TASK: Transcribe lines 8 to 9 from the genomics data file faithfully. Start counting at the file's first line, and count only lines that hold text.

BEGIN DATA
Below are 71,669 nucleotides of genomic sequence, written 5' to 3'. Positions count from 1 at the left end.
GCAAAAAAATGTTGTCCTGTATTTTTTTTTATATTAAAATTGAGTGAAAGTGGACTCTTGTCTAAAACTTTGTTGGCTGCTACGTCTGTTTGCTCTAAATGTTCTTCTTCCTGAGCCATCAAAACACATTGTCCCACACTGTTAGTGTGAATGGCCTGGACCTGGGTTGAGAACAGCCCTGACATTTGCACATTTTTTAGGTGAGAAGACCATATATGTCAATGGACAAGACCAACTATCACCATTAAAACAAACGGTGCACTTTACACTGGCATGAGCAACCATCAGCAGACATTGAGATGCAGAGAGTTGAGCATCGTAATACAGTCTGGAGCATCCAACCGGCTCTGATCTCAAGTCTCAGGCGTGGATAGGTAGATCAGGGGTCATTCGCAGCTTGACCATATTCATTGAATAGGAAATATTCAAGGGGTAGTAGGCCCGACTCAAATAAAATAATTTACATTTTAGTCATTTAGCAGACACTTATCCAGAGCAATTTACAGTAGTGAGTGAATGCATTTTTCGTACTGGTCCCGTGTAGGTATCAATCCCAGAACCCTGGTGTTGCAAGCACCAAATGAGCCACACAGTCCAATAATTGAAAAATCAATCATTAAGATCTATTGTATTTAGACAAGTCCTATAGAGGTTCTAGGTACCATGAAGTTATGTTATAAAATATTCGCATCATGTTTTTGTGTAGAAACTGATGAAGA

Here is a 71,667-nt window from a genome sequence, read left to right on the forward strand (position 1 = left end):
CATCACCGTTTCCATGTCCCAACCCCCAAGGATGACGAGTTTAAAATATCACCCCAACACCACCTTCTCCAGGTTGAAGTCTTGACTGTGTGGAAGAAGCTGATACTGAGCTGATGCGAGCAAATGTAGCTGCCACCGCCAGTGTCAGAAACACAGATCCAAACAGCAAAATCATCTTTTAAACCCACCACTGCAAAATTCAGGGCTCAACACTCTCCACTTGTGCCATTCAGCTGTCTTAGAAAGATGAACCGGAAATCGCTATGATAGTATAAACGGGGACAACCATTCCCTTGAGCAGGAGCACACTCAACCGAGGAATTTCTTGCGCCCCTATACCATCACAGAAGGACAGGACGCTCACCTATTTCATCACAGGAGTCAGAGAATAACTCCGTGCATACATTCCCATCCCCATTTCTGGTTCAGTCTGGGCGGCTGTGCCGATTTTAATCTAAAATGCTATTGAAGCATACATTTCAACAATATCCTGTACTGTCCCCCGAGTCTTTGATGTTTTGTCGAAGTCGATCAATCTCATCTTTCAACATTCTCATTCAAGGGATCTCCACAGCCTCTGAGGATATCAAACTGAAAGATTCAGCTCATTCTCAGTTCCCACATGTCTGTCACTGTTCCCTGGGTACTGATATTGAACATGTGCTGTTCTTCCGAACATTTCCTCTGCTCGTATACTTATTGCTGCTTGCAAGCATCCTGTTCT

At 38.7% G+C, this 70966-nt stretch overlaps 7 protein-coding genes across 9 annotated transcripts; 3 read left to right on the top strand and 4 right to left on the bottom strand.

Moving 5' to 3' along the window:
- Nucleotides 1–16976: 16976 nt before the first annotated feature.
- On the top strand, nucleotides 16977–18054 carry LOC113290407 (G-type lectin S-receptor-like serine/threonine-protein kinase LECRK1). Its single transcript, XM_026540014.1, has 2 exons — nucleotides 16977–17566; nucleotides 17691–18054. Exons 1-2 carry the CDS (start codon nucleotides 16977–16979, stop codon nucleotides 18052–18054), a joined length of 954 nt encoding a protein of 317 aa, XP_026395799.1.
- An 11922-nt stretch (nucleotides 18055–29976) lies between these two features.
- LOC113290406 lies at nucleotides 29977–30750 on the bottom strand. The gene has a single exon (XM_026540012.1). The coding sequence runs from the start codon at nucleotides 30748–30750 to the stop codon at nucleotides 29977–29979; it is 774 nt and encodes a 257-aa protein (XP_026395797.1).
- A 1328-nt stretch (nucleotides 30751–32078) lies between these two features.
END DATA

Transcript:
- On the top strand, nucleotides 16977–18054 carry LOC113290407 (G-type lectin S-receptor-like serine/threonine-protein kinase LECRK1). Its single transcript, XM_026540014.1, has 2 exons — nucleotides 16977–17566; nucleotides 17691–18054. Exons 1-2 carry the CDS (start codon nucleotides 16977–16979, stop codon nucleotides 18052–18054), a joined length of 954 nt encoding a protein of 317 aa, XP_026395799.1.
- An 11922-nt stretch (nucleotides 18055–29976) lies between these two features.